Menzies is investing and developing expertise in the emerging research area of genome sequencing.
In the past year, we took the lead in a number of national and international collaborative programs investigating the genomics of tropical pathogens, and host immune responses.
This has reinvigorated research into Chlamydia trachomatis, which causes trachoma, the main infectious cause of blindness.
In a recent discovery, a scientific collaboration revealed the global population structure of C.trachomatis. The study also confirmed important recent findings linking genes to persistent eye infections.
These findings will underpin better public health interventions for trachoma and sexually transmitted infections.
Another research highlight during the year was the discovery of a major genetic risk factor in immune responses, resulting in genetic susceptibility to rheumatic heart disease (RHD).
Researchers noted despite many people getting infected with Group A streptococci which can trigger RHD, only a small proportion of people – often within the same family - developed it.
A multi-disciplinary team of researchers, including Heather D’Antoine and Associate Professor Steve Tong from Menzies, performed detailed mapping of the human genome that determines immune responses.
They found the major genetic risk factor in Indigenous Australians was the variation at a specific point in the DNA (deoxyribonucleic acid) chain which is important for immune responses.
These findings emphasised the need for stronger steps to reduce the incidence and transmission of streptococcal infections within affected households and communities.
The malaria parasite is a leading cause of illness and death in the regions to Australia’s north.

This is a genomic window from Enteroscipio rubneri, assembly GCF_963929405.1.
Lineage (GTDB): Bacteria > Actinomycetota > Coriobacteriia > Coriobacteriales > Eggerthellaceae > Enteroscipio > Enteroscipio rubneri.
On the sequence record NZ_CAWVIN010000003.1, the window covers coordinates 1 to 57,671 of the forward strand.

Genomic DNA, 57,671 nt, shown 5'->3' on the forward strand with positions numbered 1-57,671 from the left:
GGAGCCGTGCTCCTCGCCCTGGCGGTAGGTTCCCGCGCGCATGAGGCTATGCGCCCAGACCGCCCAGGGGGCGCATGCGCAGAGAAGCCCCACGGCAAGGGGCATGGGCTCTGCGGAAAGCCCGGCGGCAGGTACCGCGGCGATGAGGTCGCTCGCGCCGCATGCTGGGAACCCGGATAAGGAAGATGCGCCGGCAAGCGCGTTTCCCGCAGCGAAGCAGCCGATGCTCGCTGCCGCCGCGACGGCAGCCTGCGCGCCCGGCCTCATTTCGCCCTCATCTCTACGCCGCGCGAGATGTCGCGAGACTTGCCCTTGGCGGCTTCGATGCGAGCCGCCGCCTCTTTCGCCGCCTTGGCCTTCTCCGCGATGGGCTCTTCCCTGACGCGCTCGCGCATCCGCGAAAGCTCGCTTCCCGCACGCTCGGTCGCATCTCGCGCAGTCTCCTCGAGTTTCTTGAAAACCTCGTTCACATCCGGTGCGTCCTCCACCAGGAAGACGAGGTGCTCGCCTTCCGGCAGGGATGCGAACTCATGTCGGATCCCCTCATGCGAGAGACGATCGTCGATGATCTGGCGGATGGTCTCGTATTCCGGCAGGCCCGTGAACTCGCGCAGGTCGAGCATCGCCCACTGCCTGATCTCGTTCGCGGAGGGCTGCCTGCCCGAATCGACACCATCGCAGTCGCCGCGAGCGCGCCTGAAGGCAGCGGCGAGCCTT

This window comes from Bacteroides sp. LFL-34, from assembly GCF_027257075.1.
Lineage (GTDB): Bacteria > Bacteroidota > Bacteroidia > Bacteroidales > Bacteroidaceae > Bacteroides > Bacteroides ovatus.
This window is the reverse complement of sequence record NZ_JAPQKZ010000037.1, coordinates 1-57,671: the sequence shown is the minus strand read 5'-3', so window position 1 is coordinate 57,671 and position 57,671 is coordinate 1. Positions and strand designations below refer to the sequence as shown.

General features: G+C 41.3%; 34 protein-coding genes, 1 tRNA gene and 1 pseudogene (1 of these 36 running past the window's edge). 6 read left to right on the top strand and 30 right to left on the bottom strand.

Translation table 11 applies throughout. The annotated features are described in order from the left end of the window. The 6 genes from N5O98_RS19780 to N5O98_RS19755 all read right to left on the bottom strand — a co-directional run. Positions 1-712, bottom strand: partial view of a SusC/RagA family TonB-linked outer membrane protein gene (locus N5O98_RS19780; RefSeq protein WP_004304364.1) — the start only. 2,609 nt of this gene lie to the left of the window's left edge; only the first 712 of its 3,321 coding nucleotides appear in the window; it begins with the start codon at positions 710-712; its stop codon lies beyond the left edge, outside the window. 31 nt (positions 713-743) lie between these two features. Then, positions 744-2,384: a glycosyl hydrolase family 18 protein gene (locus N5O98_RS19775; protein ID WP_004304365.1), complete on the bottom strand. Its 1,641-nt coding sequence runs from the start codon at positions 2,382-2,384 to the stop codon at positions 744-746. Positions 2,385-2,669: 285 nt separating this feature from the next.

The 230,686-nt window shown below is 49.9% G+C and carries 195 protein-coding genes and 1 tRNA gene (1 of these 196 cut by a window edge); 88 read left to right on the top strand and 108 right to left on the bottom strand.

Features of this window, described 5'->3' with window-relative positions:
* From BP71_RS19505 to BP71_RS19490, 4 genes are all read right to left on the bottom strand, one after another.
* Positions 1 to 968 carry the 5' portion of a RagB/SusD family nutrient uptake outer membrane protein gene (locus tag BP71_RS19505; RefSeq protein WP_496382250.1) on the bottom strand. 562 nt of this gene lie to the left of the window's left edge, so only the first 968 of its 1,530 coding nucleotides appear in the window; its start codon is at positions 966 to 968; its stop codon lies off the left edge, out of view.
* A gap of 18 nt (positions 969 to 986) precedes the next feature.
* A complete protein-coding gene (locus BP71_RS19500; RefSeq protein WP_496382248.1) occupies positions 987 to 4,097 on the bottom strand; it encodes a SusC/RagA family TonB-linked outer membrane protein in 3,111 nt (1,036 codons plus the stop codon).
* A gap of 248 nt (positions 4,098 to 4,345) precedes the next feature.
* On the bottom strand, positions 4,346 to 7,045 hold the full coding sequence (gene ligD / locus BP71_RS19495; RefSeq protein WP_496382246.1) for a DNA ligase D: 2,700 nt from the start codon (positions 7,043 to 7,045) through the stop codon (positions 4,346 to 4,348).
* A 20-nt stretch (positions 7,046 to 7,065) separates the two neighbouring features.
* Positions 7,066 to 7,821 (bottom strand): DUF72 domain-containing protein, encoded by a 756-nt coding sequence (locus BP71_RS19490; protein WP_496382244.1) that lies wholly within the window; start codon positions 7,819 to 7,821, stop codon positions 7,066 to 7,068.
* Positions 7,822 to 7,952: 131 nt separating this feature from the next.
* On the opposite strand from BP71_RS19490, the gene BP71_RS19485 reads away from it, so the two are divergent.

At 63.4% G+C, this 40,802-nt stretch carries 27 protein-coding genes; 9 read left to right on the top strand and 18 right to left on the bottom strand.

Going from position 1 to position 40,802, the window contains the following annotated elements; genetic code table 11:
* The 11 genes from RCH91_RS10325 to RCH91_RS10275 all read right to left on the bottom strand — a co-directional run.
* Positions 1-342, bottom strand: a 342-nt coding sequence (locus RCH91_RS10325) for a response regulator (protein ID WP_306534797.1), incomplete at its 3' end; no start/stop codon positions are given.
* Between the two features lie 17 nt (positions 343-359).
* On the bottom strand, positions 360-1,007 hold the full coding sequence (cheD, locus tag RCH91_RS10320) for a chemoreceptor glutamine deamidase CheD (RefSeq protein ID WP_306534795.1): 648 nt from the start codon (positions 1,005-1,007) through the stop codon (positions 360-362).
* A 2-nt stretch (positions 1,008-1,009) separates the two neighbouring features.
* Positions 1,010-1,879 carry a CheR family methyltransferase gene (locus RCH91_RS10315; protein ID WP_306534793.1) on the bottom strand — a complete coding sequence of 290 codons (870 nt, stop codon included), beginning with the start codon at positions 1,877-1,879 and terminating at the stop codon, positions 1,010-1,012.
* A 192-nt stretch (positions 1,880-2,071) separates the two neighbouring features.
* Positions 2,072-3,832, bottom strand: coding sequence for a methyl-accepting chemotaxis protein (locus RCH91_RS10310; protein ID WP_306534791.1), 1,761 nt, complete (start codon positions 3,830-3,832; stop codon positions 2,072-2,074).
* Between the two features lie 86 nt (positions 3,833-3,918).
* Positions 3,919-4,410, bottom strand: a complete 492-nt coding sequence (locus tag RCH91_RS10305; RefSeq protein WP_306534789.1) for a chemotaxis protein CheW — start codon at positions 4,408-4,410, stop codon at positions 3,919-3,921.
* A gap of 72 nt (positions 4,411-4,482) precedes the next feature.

During the year, our malaria research team successfully described the complete gene sequence of two less common malaria types, Plasmodium malariae and Plasmodium ovale.
The isolates were collected from patients, including one returning from Africa, who presented to the Royal Darwin Hospital (RDH) for treatment.
The analysis highlights some key differences in these parasites that will inform future research on how they evade host immunity and potential drug targets.
A final research highlight was that whole genome sequences of 469 Burkholderia pseudomallei isolates from 30 countries, collected over 79 years, were used to explore the global spread of melioidosis.
The data confirmed Australia as the origin of the melioidosis bacterium, with spread from Australia to Southeast Asia calculated to have occurred during the last ice age, subsequently spreading to Africa, then most recently from Africa to the Americas.
Geographically-distinct gene variants were also identified for a minority of Australian and Southeast Asian isolates, with potential links to regional differences in the severity and clinical manifestations of melioidosis.